Season 02 / Episode 031
Scaling Your Program With a Sub-Affiliate Network with Nick Baker
With Nick Baker - Sr. Strategic Partnerships Manager, Sovrn Holdings
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Today we speak with Nick Baker of Sovrn Holdings. Sovrn is a sub affiliate network. If you are looking to scale your affiliate program, you definitely want to listen to this episode and consider a sub-affiliate network like Sovrn Commerce. Reach out to Nick at email@example.com or his team at firstname.lastname@example.org
About Our Guest
I started my career nearly 3.5 years ago to the day after graduating from the University of Kansas with a major in Strategic Communications and a Minor in Environmental Studies. I had a brief stint in freelance media before venturing into the world of Adtech. I would help my clients from the ground up – major industrial brands like Liberty Safe to grass roots charities like Gold Glove Charity out of Wyandotte, Kansas. I’m proud of the work I did in freelance, but I knew I wanted to be in an environment where I could learn. Enter Sovrn – they had just completed the acquisition of Viglink and were looking to bring people on who could more regularly and effectively communicate with their Demand partners. I started as Merchant Success Manager, and in 3.5 years been promoted 3 times to where I am today. In my time in Colorado I’ve achieved a lot more than just professional wins, including 7 summited 14ers (with 4 more on the calendar this year), tried Improv comedy, and am planning my 5 week hike of the Colorado Trail.
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Hello, and welcome to the Profitable Performance Marketing podcast. I’m Jamie Birch, your host, CEO and Founder of JEB Commerce, the award-winning affiliate management agency.
Today, we have Nick Baker, Senior Strategic Partnerships, Manager at Sovrn Holdings. You may know Sovrn as VigLinks. But as you’ll find out in the call today, that has definitely changed. But before we talk about the episode, let me just let you know, you’re probably planning Q4. You may be even listening to this and planning out your 2023 Strategy. If you need help, there is help available. You can email us at email@example.com, and we will answer any and all questions you have about your affiliate programs strategy and so forth. But if you want to just chat over some of the struggles and the things you’re planning to do, or really trying to figure out even how to create a strategy, you can go to calendly.com/jamiebirch, and you can set up 15 minutes, 30 minutes, even an hour of my time. I’ve earmarked certain times during the week to help any of our listeners out with their affiliate program. So, firstname.lastname@example.org or calendly.com/jamiebirch.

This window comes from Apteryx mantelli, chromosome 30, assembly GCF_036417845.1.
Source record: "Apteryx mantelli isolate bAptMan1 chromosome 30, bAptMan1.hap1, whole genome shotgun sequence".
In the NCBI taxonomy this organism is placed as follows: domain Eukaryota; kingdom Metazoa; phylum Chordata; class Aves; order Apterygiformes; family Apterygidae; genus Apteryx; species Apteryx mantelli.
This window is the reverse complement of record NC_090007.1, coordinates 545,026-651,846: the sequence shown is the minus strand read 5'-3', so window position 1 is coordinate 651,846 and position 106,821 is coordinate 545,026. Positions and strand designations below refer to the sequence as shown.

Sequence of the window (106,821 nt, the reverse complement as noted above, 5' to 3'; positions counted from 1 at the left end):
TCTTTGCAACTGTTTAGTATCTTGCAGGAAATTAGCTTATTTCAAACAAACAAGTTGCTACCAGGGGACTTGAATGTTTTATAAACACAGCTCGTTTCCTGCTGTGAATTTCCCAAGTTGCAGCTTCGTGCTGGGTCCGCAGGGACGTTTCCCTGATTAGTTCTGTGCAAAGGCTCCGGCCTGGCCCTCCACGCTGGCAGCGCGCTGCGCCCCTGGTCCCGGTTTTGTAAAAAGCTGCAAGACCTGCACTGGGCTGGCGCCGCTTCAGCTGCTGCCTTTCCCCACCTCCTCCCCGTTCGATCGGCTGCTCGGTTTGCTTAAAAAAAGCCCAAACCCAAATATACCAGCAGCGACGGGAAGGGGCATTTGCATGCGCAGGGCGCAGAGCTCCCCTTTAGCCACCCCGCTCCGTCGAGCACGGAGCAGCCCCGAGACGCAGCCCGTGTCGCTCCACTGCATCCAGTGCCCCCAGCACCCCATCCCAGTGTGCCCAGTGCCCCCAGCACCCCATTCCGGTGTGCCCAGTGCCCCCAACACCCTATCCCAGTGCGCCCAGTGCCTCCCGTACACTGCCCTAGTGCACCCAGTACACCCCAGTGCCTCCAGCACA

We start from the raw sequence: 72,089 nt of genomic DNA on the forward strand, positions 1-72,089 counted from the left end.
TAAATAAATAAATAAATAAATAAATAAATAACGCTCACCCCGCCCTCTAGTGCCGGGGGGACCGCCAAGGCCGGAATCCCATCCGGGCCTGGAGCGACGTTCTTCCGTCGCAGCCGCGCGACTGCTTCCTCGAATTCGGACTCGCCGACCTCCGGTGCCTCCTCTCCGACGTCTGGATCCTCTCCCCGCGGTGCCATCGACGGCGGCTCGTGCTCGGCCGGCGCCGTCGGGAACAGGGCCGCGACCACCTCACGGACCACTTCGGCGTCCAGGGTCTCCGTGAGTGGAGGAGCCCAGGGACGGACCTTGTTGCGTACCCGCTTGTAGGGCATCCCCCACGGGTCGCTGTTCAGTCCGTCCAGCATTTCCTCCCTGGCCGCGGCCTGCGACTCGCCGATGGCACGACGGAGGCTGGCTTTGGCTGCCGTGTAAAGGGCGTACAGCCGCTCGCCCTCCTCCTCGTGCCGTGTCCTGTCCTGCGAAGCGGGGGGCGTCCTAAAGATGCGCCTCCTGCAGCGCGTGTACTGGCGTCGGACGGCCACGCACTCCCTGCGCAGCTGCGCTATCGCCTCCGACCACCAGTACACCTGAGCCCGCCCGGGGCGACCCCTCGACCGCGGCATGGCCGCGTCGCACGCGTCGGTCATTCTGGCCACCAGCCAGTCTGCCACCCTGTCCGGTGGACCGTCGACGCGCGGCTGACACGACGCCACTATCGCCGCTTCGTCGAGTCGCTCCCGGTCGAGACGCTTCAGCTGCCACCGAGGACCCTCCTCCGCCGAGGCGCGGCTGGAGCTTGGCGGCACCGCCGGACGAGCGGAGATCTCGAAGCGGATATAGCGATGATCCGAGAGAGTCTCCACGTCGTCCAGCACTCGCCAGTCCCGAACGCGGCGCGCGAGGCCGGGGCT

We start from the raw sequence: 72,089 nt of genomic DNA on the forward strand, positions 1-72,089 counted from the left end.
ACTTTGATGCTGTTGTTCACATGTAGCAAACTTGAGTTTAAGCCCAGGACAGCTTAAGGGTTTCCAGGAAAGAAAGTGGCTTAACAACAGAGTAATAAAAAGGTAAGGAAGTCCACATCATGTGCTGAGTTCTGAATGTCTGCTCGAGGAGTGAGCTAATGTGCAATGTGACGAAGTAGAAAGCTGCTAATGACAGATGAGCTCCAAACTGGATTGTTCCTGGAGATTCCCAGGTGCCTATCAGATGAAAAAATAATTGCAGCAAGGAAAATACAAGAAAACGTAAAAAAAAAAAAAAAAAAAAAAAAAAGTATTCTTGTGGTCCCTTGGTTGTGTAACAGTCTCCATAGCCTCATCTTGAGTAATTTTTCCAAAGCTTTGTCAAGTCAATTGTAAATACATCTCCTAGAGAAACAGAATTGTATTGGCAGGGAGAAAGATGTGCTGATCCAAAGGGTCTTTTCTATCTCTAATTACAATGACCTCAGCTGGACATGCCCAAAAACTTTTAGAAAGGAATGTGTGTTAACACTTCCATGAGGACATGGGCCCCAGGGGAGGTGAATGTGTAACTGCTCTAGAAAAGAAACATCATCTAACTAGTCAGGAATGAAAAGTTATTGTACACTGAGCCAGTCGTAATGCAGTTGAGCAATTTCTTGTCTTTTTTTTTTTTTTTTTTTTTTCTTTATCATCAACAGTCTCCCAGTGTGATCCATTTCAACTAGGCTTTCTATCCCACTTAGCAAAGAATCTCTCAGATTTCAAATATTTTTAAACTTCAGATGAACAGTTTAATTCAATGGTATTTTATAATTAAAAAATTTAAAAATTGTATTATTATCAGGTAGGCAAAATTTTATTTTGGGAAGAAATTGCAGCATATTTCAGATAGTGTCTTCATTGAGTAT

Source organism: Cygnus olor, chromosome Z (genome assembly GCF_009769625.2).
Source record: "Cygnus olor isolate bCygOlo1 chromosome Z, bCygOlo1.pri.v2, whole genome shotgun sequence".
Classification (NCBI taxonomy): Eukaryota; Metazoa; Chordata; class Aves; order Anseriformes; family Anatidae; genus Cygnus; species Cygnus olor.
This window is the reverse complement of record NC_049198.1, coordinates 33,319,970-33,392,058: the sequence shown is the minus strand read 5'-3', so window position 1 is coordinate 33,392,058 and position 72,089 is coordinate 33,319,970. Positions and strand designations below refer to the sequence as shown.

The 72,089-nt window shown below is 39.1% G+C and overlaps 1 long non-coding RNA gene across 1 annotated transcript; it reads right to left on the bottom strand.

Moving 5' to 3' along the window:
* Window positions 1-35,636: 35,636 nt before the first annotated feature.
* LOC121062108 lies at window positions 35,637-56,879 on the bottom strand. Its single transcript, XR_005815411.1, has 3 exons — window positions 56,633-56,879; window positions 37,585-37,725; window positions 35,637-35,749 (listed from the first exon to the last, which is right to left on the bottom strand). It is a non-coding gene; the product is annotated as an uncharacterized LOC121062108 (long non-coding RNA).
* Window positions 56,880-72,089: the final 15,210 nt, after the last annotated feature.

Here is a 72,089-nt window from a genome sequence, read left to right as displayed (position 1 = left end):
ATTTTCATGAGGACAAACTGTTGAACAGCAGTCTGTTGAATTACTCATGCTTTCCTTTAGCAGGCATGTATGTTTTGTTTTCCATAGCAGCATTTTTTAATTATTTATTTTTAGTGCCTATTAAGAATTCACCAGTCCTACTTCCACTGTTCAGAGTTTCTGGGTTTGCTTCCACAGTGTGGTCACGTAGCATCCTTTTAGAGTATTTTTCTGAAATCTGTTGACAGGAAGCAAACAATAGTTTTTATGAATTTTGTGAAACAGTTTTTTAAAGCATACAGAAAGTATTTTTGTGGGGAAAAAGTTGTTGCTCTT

Now, Nick Baker is the Senior Strategic Partnership, Manager at Sovrn holdings. And today we do a deep dive into what it’s like to work with Sovrn, Sovrn Commerce, and what kind of publishers they have access to, and things like that. So, if you are looking to ramp up and scale your affiliate program, this is a great conversation for you to listen to.
I’m just going to get out of the way so you guys can listen to my conversation with Nick Baker.
[00:02:31] Jamie Birch: All right, Nick Baker. Welcome to the Profitable Performance Marketing show. Thank you for joining us today.
[00:02:37] Nick Baker: Yeah. No, thanks for having me, Jamie. Excited to be here.
[00:02:39] JB: Yeah, yeah. I have to thank you for the podcast recommendation. I think you’re the one who introduced me to SmartLess.
[00:02:46] NB: Oh, you gave it a shot?
[00:02:47] JB: I did give it a shot. And I went right to the Eddie Vedder conversation if that revealed my age. But I saw that, and I’ve been hooked ever since. It’s a really awesome podcast.